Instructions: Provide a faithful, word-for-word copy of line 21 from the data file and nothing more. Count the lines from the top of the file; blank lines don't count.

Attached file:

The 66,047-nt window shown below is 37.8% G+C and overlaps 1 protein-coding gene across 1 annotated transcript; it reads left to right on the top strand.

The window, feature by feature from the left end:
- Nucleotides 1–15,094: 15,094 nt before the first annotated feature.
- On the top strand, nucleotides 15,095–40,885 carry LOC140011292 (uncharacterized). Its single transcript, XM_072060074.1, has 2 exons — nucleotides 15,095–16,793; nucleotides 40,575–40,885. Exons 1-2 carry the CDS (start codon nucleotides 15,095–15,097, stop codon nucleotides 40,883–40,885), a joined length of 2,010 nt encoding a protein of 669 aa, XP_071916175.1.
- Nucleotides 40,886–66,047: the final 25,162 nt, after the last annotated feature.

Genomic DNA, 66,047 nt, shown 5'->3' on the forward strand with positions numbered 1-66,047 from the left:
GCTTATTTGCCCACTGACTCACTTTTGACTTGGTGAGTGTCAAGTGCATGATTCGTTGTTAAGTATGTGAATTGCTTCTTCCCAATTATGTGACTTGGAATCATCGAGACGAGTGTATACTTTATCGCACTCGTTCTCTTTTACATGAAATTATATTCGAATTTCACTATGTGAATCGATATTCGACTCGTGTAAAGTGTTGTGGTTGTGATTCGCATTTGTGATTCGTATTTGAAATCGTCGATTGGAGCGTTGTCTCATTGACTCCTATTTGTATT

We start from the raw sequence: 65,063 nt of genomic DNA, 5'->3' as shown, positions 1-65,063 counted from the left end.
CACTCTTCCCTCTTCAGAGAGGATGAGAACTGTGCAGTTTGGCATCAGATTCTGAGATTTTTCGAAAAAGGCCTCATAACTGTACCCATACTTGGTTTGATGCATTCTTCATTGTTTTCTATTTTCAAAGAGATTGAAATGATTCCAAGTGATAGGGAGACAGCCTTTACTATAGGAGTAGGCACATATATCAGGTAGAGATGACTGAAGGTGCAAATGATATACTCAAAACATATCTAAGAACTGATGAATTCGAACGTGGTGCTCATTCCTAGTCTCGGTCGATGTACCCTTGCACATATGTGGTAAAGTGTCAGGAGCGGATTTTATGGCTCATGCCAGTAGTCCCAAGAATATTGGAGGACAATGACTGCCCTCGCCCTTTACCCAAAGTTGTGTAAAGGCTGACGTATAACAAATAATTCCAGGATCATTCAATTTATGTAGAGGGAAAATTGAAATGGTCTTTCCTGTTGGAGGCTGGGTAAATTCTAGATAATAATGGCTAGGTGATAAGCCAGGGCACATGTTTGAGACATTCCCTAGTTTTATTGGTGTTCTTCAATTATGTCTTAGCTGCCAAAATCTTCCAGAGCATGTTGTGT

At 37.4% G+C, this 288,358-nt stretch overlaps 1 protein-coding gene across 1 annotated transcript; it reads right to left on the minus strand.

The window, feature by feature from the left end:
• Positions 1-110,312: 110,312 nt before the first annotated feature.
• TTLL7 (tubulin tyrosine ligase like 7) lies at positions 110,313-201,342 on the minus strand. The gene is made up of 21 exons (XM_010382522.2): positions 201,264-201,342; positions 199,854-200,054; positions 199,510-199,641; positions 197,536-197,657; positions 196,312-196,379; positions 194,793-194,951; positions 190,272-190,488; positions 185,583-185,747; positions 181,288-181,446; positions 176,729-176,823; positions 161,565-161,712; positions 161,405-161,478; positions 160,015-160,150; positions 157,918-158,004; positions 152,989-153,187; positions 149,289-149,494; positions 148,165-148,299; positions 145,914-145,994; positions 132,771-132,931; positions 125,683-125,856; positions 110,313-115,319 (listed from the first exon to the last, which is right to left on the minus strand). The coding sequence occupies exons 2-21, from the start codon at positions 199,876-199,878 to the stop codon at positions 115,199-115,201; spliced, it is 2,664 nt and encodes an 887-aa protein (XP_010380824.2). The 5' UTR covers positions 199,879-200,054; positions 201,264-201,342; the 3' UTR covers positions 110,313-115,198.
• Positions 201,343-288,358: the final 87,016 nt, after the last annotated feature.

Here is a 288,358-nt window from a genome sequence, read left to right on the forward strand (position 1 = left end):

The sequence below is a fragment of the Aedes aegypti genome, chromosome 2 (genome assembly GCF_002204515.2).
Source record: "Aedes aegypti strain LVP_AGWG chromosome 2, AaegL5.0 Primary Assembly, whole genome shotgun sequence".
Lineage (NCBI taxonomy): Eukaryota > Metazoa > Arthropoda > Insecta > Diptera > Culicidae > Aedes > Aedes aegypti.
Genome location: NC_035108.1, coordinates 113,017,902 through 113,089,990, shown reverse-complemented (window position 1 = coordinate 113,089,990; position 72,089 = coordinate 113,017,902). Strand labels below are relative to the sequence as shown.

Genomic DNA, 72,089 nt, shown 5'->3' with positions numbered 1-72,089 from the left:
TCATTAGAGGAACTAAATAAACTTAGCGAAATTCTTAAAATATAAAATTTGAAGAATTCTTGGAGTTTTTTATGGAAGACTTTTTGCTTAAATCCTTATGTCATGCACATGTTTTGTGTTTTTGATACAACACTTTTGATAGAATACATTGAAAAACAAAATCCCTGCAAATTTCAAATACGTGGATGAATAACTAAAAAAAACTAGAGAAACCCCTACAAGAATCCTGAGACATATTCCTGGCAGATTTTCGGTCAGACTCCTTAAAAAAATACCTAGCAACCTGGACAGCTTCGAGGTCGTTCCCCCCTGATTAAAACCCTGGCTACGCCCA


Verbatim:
TCATTAGAGGAACTAAATAAACTTAGCGAAATTCTTAAAATATAAAATTTGAAGAATTCTTGGAGTTTTTTATGGAAGACTTTTTGCTTAAATCCTTATGTCATGCACATGTTTTGTGTTTTTGATACAACACTTTTGATAGAATACATTGAAAAACAAAATCCCTGCAAATTTCAAATACGTGGATGAATAACTAAAAAAAACTAGAGAAACCCCTACAAGAATCCTGAGACATATTCCTGGCAGATTTTCGGTCAGACTCCTTAAAAAAATACCTAGCAACCTGGACAGCTTCGAGGTCGTTCCCCCCTGATTAAAACCCTGGCTACGCCCA